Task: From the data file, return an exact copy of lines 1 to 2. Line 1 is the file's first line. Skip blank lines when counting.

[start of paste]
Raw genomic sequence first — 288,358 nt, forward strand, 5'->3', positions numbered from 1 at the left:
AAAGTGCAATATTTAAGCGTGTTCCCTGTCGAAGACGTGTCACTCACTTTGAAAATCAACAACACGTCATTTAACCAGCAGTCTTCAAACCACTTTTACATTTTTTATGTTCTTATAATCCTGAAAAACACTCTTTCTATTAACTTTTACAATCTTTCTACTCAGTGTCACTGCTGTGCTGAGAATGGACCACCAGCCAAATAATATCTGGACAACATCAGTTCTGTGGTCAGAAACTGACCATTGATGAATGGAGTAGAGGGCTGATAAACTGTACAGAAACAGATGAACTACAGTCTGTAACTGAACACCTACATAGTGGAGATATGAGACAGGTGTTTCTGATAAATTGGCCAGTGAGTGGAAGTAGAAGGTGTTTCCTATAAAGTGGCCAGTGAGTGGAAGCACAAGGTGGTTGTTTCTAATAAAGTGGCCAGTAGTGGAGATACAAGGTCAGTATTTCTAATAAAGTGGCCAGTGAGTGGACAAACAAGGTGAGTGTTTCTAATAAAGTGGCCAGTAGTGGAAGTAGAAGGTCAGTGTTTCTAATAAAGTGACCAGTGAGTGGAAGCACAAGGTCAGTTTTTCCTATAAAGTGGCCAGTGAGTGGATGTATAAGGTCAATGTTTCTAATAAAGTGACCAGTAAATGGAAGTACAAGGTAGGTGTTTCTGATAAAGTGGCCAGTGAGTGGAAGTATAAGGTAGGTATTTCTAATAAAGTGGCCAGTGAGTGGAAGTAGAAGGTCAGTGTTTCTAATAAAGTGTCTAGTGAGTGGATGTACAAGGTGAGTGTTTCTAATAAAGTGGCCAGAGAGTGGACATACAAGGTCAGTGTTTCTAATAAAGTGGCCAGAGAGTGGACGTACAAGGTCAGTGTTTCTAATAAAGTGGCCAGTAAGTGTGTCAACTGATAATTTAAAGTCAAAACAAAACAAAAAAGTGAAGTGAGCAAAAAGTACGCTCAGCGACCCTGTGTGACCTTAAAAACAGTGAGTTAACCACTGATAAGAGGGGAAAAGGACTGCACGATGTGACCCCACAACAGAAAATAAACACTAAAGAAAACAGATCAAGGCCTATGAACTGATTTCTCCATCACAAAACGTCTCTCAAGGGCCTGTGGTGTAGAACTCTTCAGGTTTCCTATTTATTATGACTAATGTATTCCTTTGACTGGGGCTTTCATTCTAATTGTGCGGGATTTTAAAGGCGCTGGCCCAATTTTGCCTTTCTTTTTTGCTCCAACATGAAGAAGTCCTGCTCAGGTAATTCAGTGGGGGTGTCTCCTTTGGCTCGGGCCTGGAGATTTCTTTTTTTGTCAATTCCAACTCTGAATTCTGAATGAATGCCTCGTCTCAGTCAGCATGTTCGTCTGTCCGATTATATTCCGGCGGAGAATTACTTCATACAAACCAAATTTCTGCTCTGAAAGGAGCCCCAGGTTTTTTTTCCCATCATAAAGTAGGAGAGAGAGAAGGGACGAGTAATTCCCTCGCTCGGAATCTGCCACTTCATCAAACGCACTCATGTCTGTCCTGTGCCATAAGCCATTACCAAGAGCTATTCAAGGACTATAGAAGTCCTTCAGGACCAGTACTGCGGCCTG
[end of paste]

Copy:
Raw genomic sequence first — 288,358 nt, forward strand, 5'->3', positions numbered from 1 at the left:
AAAGTGCAATATTTAAGCGTGTTCCCTGTCGAAGACGTGTCACTCACTTTGAAAATCAACAACACGTCATTTAACCAGCAGTCTTCAAACCACTTTTACATTTTTTATGTTCTTATAATCCTGAAAAACACTCTTTCTATTAACTTTTACAATCTTTCTACTCAGTGTCACTGCTGTGCTGAGAATGGACCACCAGCCAAATAATATCTGGACAACATCAGTTCTGTGGTCAGAAACTGACCATTGATGAATGGAGTAGAGGGCTGATAAACTGTACAGAAACAGATGAACTACAGTCTGTAACTGAACACCTACATAGTGGAGATATGAGACAGGTGTTTCTGATAAATTGGCCAGTGAGTGGAAGTAGAAGGTGTTTCCTATAAAGTGGCCAGTGAGTGGAAGCACAAGGTGGTTGTTTCTAATAAAGTGGCCAGTAGTGGAGATACAAGGTCAGTATTTCTAATAAAGTGGCCAGTGAGTGGACAAACAAGGTGAGTGTTTCTAATAAAGTGGCCAGTAGTGGAAGTAGAAGGTCAGTGTTTCTAATAAAGTGACCAGTGAGTGGAAGCACAAGGTCAGTTTTTCCTATAAAGTGGCCAGTGAGTGGATGTATAAGGTCAATGTTTCTAATAAAGTGACCAGTAAATGGAAGTACAAGGTAGGTGTTTCTGATAAAGTGGCCAGTGAGTGGAAGTATAAGGTAGGTATTTCTAATAAAGTGGCCAGTGAGTGGAAGTAGAAGGTCAGTGTTTCTAATAAAGTGTCTAGTGAGTGGATGTACAAGGTGAGTGTTTCTAATAAAGTGGCCAGAGAGTGGACATACAAGGTCAGTGTTTCTAATAAAGTGGCCAGAGAGTGGACGTACAAGGTCAGTGTTTCTAATAAAGTGGCCAGTAAGTGTGTCAACTGATAATTTAAAGTCAAAACAAAACAAAAAAGTGAAGTGAGCAAAAAGTACGCTCAGCGACCCTGTGTGACCTTAAAAACAGTGAGTTAACCACTGATAAGAGGGGAAAAGGACTGCACGATGTGACCCCACAACAGAAAATAAACACTAAAGAAAACAGATCAAGGCCTATGAACTGATTTCTCCATCACAAAACGTCTCTCAAGGGCCTGTGGTGTAGAACTCTTCAGGTTTCCTATTTATTATGACTAATGTATTCCTTTGACTGGGGCTTTCATTCTAATTGTGCGGGATTTTAAAGGCGCTGGCCCAATTTTGCCTTTCTTTTTTGCTCCAACATGAAGAAGTCCTGCTCAGGTAATTCAGTGGGGGTGTCTCCTTTGGCTCGGGCCTGGAGATTTCTTTTTTTGTCAATTCCAACTCTGAATTCTGAATGAATGCCTCGTCTCAGTCAGCATGTTCGTCTGTCCGATTATATTCCGGCGGAGAATTACTTCATACAAACCAAATTTCTGCTCTGAAAGGAGCCCCAGGTTTTTTTTCCCATCATAAAGTAGGAGAGAGAGAAGGGACGAGTAATTCCCTCGCTCGGAATCTGCCACTTCATCAAACGCACTCATGTCTGTCCTGTGCCATAAGCCATTACCAAGAGCTATTCAAGGACTATAGAAGTCCTTCAGGACCAGTACTGCGGCCTG